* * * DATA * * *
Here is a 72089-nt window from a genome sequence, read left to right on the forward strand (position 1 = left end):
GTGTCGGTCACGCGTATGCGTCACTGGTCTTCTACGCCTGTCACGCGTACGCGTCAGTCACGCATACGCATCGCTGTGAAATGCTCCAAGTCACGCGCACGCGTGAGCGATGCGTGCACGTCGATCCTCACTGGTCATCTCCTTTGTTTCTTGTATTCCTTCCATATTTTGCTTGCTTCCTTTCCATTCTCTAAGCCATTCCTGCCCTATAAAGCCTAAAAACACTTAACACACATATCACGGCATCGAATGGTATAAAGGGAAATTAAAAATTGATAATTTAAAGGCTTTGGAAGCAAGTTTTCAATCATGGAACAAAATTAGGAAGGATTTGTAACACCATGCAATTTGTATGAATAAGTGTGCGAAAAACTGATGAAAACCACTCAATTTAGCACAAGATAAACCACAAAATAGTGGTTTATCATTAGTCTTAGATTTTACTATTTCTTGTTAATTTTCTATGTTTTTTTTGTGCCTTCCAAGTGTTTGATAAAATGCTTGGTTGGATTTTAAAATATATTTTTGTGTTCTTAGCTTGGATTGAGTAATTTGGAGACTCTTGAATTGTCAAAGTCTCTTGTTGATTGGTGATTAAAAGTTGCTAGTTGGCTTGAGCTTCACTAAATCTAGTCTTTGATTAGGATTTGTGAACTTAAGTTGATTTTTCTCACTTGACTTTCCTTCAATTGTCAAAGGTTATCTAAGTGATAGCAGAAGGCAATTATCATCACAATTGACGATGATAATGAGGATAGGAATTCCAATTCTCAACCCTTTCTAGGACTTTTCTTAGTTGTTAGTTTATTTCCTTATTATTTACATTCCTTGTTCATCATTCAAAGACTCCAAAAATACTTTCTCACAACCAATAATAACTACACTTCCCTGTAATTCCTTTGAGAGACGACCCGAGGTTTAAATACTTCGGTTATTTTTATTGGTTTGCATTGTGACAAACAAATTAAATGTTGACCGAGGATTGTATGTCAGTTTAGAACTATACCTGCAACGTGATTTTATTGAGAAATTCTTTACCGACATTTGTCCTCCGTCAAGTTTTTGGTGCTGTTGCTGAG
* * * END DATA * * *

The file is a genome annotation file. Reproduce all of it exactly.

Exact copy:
Here is a 72089-nt window from a genome sequence, read left to right on the forward strand (position 1 = left end):
GTGTCGGTCACGCGTATGCGTCACTGGTCTTCTACGCCTGTCACGCGTACGCGTCAGTCACGCATACGCATCGCTGTGAAATGCTCCAAGTCACGCGCACGCGTGAGCGATGCGTGCACGTCGATCCTCACTGGTCATCTCCTTTGTTTCTTGTATTCCTTCCATATTTTGCTTGCTTCCTTTCCATTCTCTAAGCCATTCCTGCCCTATAAAGCCTAAAAACACTTAACACACATATCACGGCATCGAATGGTATAAAGGGAAATTAAAAATTGATAATTTAAAGGCTTTGGAAGCAAGTTTTCAATCATGGAACAAAATTAGGAAGGATTTGTAACACCATGCAATTTGTATGAATAAGTGTGCGAAAAACTGATGAAAACCACTCAATTTAGCACAAGATAAACCACAAAATAGTGGTTTATCATTAGTCTTAGATTTTACTATTTCTTGTTAATTTTCTATGTTTTTTTTGTGCCTTCCAAGTGTTTGATAAAATGCTTGGTTGGATTTTAAAATATATTTTTGTGTTCTTAGCTTGGATTGAGTAATTTGGAGACTCTTGAATTGTCAAAGTCTCTTGTTGATTGGTGATTAAAAGTTGCTAGTTGGCTTGAGCTTCACTAAATCTAGTCTTTGATTAGGATTTGTGAACTTAAGTTGATTTTTCTCACTTGACTTTCCTTCAATTGTCAAAGGTTATCTAAGTGATAGCAGAAGGCAATTATCATCACAATTGACGATGATAATGAGGATAGGAATTCCAATTCTCAACCCTTTCTAGGACTTTTCTTAGTTGTTAGTTTATTTCCTTATTATTTACATTCCTTGTTCATCATTCAAAGACTCCAAAAATACTTTCTCACAACCAATAATAACTACACTTCCCTGTAATTCCTTTGAGAGACGACCCGAGGTTTAAATACTTCGGTTATTTTTATTGGTTTGCATTGTGACAAACAAATTAAATGTTGACCGAGGATTGTATGTCAGTTTAGAACTATACCTGCAACGTGATTTTATTGAGAAATTCTTTACCGACATTTGTCCTCCGTCAAGTTTTTGGTGCTGTTGCTGAG